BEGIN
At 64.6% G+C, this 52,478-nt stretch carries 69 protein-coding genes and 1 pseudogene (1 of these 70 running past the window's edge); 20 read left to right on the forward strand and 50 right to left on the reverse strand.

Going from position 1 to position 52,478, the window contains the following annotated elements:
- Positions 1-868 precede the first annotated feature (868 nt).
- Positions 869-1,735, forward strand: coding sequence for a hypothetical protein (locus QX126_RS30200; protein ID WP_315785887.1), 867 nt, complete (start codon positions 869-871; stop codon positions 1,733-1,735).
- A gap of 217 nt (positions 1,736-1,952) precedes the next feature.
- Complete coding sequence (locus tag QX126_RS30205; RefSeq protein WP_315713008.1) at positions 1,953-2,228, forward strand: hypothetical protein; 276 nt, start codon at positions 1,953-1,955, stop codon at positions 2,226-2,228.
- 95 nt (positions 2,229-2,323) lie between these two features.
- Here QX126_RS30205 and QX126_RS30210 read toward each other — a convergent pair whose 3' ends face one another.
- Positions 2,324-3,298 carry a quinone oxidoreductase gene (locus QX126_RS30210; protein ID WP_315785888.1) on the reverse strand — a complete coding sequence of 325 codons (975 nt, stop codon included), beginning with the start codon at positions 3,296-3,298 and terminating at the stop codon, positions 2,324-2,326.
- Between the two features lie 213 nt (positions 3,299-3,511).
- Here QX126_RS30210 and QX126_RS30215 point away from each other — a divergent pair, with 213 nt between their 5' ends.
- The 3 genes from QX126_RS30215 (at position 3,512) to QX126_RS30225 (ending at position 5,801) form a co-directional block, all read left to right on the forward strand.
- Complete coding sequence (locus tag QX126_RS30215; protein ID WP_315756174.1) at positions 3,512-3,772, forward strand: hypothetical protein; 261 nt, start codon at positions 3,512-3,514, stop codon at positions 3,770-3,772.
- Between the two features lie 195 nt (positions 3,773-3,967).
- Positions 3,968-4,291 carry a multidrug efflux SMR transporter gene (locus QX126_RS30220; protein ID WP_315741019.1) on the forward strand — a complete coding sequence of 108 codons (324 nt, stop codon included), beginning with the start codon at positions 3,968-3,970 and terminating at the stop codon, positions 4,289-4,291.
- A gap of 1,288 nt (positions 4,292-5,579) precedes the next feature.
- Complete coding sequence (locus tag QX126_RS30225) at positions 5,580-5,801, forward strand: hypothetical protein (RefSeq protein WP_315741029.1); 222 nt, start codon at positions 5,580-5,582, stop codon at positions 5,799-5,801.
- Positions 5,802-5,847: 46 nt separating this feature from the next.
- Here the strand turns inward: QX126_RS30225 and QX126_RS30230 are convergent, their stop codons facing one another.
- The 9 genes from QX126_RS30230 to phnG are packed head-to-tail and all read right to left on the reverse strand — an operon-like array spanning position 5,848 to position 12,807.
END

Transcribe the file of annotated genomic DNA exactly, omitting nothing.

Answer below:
At 64.6% G+C, this 52,478-nt stretch carries 69 protein-coding genes and 1 pseudogene (1 of these 70 running past the window's edge); 20 read left to right on the forward strand and 50 right to left on the reverse strand.

Going from position 1 to position 52,478, the window contains the following annotated elements:
- Positions 1-868 precede the first annotated feature (868 nt).
- Positions 869-1,735, forward strand: coding sequence for a hypothetical protein (locus QX126_RS30200; protein ID WP_315785887.1), 867 nt, complete (start codon positions 869-871; stop codon positions 1,733-1,735).
- A gap of 217 nt (positions 1,736-1,952) precedes the next feature.
- Complete coding sequence (locus tag QX126_RS30205; RefSeq protein WP_315713008.1) at positions 1,953-2,228, forward strand: hypothetical protein; 276 nt, start codon at positions 1,953-1,955, stop codon at positions 2,226-2,228.
- 95 nt (positions 2,229-2,323) lie between these two features.
- Here QX126_RS30205 and QX126_RS30210 read toward each other — a convergent pair whose 3' ends face one another.
- Positions 2,324-3,298 carry a quinone oxidoreductase gene (locus QX126_RS30210; protein ID WP_315785888.1) on the reverse strand — a complete coding sequence of 325 codons (975 nt, stop codon included), beginning with the start codon at positions 3,296-3,298 and terminating at the stop codon, positions 2,324-2,326.
- Between the two features lie 213 nt (positions 3,299-3,511).
- Here QX126_RS30210 and QX126_RS30215 point away from each other — a divergent pair, with 213 nt between their 5' ends.
- The 3 genes from QX126_RS30215 (at position 3,512) to QX126_RS30225 (ending at position 5,801) form a co-directional block, all read left to right on the forward strand.
- Complete coding sequence (locus tag QX126_RS30215; protein ID WP_315756174.1) at positions 3,512-3,772, forward strand: hypothetical protein; 261 nt, start codon at positions 3,512-3,514, stop codon at positions 3,770-3,772.
- Between the two features lie 195 nt (positions 3,773-3,967).
- Positions 3,968-4,291 carry a multidrug efflux SMR transporter gene (locus QX126_RS30220; protein ID WP_315741019.1) on the forward strand — a complete coding sequence of 108 codons (324 nt, stop codon included), beginning with the start codon at positions 3,968-3,970 and terminating at the stop codon, positions 4,289-4,291.
- A gap of 1,288 nt (positions 4,292-5,579) precedes the next feature.
- Complete coding sequence (locus tag QX126_RS30225) at positions 5,580-5,801, forward strand: hypothetical protein (RefSeq protein WP_315741029.1); 222 nt, start codon at positions 5,580-5,582, stop codon at positions 5,799-5,801.
- Positions 5,802-5,847: 46 nt separating this feature from the next.
- Here the strand turns inward: QX126_RS30225 and QX126_RS30230 are convergent, their stop codons facing one another.
- The 9 genes from QX126_RS30230 to phnG are packed head-to-tail and all read right to left on the reverse strand — an operon-like array spanning position 5,848 to position 12,807.